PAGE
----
I was speaking to a denomination several weeks ago and a pastor asked me how many people we had in our church. I responded, “324.” He looked at me strange as if I had said something weird. “Wow, you know the exact number?” He asked.
“Well of course. How else are you supposed to shepherd people? If you don’t know them or their names, or the issues in their life, I don’t think you can actually do more than preach at them.”
As I pondered his curiosity over my ability to “know the sheep” in our ministry environment it brings up a lot of serious issues I think every pastor must come to terms with.
The big issue is related to the main call we all have from God. “To Make Disciples.” I’ve learned over 20 years of church leadership and church consulting, that many pastors have no real interest in making one of these. That is a person who is transformed by the gospel of Jesus and who allows Christ to overwhelm and invade every aspect of their lives. I find that we most often settle for drawing followers, fans, attenders, and churchgoers, but these do not fit inside the definition or ideal of what we know Jesus meant.
Disciples are essentially apprentices and therefore will require massive amounts of time and friendship to see transformation happen. When I look at the lives of our 324, almost every person has significant life issues that keep them from gospel transformation. Every pastor wants their church to be “missional,” but you don’t just get your small groups to go on mission. You don’t just start preaching missional sermons and see the church change. The reality is that people can’t go on mission or even function inside a missional community unless they have quite a bit of life transformation in process. Some don’t know how to relate with non-Christians, some have no functional marriage, some have no clue how to parent their screaming kids, most are in debt, sexually perplexed, socially awkward and mired in deep social insecurity and on and on and on. Apprenticeship that takes time, real time! And your church, your missional communities, your small groups will only be as missionally functional as the people become functional.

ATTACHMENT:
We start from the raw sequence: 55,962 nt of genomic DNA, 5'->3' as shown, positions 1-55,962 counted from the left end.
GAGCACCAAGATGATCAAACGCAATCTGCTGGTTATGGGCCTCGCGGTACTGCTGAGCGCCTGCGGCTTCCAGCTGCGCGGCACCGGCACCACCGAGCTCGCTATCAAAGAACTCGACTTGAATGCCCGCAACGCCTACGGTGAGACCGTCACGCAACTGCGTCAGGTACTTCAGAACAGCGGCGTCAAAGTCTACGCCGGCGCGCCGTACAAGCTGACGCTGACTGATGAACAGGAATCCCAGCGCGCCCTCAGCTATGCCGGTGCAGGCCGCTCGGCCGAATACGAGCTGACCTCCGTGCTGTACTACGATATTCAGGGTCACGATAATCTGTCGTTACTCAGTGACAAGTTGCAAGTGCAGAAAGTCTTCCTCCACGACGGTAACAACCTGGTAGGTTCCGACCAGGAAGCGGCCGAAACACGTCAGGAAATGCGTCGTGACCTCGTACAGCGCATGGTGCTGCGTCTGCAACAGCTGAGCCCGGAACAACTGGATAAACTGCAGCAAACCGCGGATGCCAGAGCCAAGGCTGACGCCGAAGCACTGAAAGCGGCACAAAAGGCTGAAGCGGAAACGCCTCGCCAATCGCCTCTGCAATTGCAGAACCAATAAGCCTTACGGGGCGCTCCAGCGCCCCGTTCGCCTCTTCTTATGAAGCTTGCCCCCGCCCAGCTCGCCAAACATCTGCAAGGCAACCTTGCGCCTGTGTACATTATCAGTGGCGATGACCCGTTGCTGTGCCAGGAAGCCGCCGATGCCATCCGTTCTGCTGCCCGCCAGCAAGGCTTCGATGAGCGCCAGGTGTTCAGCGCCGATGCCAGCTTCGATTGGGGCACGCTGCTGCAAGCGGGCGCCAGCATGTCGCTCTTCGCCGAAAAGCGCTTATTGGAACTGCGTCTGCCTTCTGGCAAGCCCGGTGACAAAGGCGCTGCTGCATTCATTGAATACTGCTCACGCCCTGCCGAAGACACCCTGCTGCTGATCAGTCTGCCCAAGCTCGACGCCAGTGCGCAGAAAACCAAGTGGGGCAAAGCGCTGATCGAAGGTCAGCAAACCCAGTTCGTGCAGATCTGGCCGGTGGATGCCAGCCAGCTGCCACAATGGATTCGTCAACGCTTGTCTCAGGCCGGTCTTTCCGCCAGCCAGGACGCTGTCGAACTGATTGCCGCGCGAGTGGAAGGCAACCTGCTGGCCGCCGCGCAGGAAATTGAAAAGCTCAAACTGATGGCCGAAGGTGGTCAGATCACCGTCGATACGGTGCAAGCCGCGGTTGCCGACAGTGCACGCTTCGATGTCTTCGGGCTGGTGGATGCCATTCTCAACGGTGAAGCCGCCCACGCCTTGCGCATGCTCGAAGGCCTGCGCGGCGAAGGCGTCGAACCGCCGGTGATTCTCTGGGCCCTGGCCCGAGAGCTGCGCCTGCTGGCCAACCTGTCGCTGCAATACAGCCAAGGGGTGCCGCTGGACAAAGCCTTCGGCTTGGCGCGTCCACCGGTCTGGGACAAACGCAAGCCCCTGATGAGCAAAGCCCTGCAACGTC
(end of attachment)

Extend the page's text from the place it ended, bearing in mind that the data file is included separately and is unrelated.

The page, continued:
There are no short cuts to gospel transformation. Jesus spent 30 years living in the neighborhood before he even started the formal process of preparing a people to carry on his mission. Even during his three years of focused mission, he grabbed just a handful to pour his life into. Books have been written on the method of apprenticeship Jesus used and we’d all be wise to stop reading magazines that tout the “fastest growing churches.” It simply isn’t real kingdom growth. Argue if you want, but any pastor with real stories will confirm, growth takes time, time takes people, and true shepherding is about knowing your sheep, walking with the sheep, and it’s a kingdom slug in through the mud that is what Jesus is after.